AbstractThis is an offprint from a 2016 Brill publication, but I can find no further details. For past posts on Professor Fine's recent book, The Menorah see here and follow the links. They (plus here and here) also lead to many past PaleoJudaica posts on ancient menorahs in general. And the bottommost photo in this post shows the menorah panel in the Arch of Titus.
The Arch of Titus, constructed circa 81 CE under the emperor Domitian, commemorates the victory of the general, then emperor Titus in the Jewish War of 66–74 CE. Located on Rome’s Via Sacra, the Arch has been a “place of memory” for Romans, Christians and Jews since antiquity. This essay explores the history of a Jewish counter-memory of a bas relief within the arch that depicts the triumphal procession of the Jerusalem Temple treasures into Rome in CE. At least since the early modern period, Jews—as well as British Protestants—came to believe that the menorah bearers of this relief represent Jews, and not Roman triumphadors. This essay addresses the history of this widespread belief, particularly during the nineteenth and twentieth centuries, and continuing in contemporary Israel.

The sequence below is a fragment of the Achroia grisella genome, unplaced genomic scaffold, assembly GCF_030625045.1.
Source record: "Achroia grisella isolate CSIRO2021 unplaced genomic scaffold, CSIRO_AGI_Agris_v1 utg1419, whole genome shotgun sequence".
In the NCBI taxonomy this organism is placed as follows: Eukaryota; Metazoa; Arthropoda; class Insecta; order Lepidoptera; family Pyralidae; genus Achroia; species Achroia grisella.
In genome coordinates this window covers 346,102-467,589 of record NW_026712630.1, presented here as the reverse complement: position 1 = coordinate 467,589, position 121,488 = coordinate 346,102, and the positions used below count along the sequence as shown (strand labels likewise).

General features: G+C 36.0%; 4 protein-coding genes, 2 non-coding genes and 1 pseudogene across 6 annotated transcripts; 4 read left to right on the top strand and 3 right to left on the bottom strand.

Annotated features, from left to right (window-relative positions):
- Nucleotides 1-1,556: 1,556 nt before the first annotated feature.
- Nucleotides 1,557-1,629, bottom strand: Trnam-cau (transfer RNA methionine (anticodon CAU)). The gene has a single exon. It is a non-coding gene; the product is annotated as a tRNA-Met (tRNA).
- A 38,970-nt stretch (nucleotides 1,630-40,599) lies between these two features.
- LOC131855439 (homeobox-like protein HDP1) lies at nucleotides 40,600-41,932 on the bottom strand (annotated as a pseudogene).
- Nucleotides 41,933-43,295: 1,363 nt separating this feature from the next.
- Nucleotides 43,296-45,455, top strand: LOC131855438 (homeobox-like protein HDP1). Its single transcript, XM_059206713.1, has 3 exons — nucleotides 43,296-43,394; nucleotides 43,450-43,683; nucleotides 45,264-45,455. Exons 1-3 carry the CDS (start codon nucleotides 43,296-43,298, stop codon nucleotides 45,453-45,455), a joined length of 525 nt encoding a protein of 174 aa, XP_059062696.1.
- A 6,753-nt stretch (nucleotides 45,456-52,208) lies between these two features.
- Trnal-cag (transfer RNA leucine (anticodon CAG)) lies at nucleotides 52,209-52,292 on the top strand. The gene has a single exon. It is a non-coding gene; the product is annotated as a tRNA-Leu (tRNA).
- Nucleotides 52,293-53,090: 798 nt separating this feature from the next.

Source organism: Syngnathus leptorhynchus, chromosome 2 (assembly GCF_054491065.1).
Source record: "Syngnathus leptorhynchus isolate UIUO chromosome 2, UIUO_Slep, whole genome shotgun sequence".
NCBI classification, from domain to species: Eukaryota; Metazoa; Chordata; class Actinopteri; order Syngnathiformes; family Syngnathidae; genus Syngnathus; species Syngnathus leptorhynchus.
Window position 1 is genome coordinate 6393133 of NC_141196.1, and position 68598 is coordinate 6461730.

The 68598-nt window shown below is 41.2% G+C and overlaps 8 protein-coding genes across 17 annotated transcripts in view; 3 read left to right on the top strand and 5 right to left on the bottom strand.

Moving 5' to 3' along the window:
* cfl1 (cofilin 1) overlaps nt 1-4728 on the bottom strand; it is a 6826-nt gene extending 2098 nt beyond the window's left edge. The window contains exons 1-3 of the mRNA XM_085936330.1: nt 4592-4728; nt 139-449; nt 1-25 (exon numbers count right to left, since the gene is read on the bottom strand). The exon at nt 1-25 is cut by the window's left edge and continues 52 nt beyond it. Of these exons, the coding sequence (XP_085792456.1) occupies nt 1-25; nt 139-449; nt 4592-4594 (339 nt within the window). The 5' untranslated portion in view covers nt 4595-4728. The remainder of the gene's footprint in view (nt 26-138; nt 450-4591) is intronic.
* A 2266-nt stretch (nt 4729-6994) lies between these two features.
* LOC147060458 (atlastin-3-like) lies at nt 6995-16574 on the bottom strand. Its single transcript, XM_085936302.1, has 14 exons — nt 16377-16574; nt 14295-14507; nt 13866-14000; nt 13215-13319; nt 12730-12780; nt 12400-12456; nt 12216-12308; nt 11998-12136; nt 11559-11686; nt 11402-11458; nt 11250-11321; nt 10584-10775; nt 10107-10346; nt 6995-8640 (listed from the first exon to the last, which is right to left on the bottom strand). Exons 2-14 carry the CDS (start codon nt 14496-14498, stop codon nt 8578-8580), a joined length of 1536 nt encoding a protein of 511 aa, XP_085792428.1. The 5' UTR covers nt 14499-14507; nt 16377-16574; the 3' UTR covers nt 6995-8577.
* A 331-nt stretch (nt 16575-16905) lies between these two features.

Sunday, January 22, 2017
Who is carrying the Temple menorah on the Arch of Titus?
STEVEN FINE: WHO IS CARRYING THE TEMPLE MENORAH? A JEWISH COUNTER-NARRATIVE OF THE ARCH OF TITUS SPOLIA PANEL (Academia.edu).